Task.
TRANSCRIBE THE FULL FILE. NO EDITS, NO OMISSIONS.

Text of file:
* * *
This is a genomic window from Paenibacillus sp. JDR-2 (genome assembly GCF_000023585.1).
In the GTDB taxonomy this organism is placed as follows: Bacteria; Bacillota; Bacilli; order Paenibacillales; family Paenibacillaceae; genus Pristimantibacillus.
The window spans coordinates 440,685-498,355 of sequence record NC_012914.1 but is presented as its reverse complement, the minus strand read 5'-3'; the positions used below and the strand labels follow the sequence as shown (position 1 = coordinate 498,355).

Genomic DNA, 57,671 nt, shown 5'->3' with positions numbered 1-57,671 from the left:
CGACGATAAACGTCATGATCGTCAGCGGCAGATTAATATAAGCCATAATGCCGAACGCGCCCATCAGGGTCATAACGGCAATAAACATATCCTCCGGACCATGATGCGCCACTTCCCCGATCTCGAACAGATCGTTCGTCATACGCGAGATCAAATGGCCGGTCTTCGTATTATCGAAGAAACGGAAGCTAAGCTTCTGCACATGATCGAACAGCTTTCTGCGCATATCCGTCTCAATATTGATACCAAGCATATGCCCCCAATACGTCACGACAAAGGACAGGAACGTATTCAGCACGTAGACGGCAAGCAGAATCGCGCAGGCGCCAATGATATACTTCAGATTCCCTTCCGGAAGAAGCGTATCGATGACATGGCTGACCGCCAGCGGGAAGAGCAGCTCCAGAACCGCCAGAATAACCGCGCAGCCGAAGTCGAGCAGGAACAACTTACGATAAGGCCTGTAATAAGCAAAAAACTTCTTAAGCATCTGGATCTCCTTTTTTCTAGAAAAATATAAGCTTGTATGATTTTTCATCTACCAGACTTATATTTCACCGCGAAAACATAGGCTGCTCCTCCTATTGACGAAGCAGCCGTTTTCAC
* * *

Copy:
This is a genomic window from Paenibacillus sp. JDR-2 (genome assembly GCF_000023585.1).
In the GTDB taxonomy this organism is placed as follows: Bacteria; Bacillota; Bacilli; order Paenibacillales; family Paenibacillaceae; genus Pristimantibacillus.
The window spans coordinates 440,685-498,355 of sequence record NC_012914.1 but is presented as its reverse complement, the minus strand read 5'-3'; the positions used below and the strand labels follow the sequence as shown (position 1 = coordinate 498,355).

Genomic DNA, 57,671 nt, shown 5'->3' with positions numbered 1-57,671 from the left:
CGACGATAAACGTCATGATCGTCAGCGGCAGATTAATATAAGCCATAATGCCGAACGCGCCCATCAGGGTCATAACGGCAATAAACATATCCTCCGGACCATGATGCGCCACTTCCCCGATCTCGAACAGATCGTTCGTCATACGCGAGATCAAATGGCCGGTCTTCGTATTATCGAAGAAACGGAAGCTAAGCTTCTGCACATGATCGAACAGCTTTCTGCGCATATCCGTCTCAATATTGATACCAAGCATATGCCCCCAATACGTCACGACAAAGGACAGGAACGTATTCAGCACGTAGACGGCAAGCAGAATCGCGCAGGCGCCAATGATATACTTCAGATTCCCTTCCGGAAGAAGCGTATCGATGACATGGCTGACCGCCAGCGGGAAGAGCAGCTCCAGAACCGCCAGAATAACCGCGCAGCCGAAGTCGAGCAGGAACAACTTACGATAAGGCCTGTAATAAGCAAAAAACTTCTTAAGCATCTGGATCTCCTTTTTTCTAGAAAAATATAAGCTTGTATGATTTTTCATCTACCAGACTTATATTTCACCGCGAAAACATAGGCTGCTCCTCCTATTGACGAAGCAGCCGTTTTCAC